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Polymerase Chain Reaction

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We’re going to turn to another important biotechnology and that’s polymerase chain reaction, PCR. It is a very common and often indispensable technique to exponentially amplify the DNA or a gene. The beauty of that is it is an in vitro technique without having to use a living organism such as E. coli or yeast. However, we do need the primers to jumpstart the reaction and the primers must be complementary to the target region or the target DNA. It employs a heat DNA polymerase such as Taq polymerase the enzyme that we talked about last time which is isolated from a thermophilic bacteria. It’s called Thermus Aquaticus. And that’s why it’s called Taq enzyme.
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And depending on the primers used, different DNA’s can be produced. Applications of PCR. It can be used to clone the genes. It can be used to detect and screen infectious disease such as HIV before the symptoms appear. It can be used to detect hereditary disease, or paternity testing. So here I want to remind fellow student, be discretionary and responsible because they’re going to find out who is the father of who is the mother. Forensic medicine that you can duplicate the samples to send to the different site for confirmation. Anthropological identification. You can find out who your ancestors are. And not… Last but not the least, it can be used for basic biological and medical research. PCR procedures. Three steps.
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Denaturation to produce a single strand DNA and that can be done using heat or adjusting the pH or osmotic pressure. Annealing of the primers to the single-stranded DNA. That’s the second step.
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And the third step is the polymerization and elongation to the new DNA product. And this is the sketch for the polymerase chain reaction. Here. The first step is denaturation at a higher temperature of 95 degree And annealing of the primer, to the single-stranded DNA which happens at a little bit lower temperature at about 68 and raise the temperature again to 72 degree to elongate and polymerize the template DNA. And now the procedure repeats itself again and we have 4 copies of DNA.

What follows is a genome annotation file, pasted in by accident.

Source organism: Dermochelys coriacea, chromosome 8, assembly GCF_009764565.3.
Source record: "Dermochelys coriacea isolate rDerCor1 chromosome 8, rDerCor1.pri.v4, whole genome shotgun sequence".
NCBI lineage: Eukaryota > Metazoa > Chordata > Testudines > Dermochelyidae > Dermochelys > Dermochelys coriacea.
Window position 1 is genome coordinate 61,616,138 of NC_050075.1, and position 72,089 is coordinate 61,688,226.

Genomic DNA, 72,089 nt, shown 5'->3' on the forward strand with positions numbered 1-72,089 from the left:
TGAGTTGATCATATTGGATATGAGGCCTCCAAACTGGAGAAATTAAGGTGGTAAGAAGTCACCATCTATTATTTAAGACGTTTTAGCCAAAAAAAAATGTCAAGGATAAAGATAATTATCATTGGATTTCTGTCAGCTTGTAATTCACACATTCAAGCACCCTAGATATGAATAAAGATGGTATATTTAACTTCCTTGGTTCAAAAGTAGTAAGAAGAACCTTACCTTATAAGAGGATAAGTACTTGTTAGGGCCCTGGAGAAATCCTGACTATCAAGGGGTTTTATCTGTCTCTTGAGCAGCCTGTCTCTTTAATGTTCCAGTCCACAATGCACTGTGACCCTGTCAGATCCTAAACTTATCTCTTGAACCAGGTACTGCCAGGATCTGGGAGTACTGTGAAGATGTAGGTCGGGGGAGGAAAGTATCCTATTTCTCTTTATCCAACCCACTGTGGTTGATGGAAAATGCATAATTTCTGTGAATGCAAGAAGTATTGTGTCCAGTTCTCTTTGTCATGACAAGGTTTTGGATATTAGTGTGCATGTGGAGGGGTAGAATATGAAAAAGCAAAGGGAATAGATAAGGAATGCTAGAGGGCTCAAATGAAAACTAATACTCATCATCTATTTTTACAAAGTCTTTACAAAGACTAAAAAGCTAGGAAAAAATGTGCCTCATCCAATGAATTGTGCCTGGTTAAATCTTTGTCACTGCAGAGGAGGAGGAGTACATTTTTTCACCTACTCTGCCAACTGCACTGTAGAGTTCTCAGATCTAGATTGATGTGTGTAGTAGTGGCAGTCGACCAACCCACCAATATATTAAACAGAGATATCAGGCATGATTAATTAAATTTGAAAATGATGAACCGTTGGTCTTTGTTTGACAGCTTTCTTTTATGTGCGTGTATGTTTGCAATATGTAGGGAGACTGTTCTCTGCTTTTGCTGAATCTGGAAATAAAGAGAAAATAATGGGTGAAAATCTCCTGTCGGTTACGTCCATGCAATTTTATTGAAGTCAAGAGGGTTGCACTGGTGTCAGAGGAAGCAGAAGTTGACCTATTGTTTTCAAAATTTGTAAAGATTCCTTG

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And this is the thermal cycling of the PCR procedure. Again. Denaturation, annealing with the primer, and extension with the polymerization. And the exponential growth of the PCR procedures which resulted in literally billions of copies of the gene or the DNA.

With its revolutionary yet inexpensive biochemical technology, PCR is considered to be one of the most indispensable techniques used in the medical and biochemical research laboratories.

PCR is an in-vitro biotechnological tool, bypassing the need for the use of microorganisms. Essentially three steps are involved denaturation, annealing, and elongation. Its applications include gene cloning, detection of hereditary disease, anthropological identification, and forensic medicine, just to name a few.

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Pharmacotherapy: Understanding Biotechnology Products

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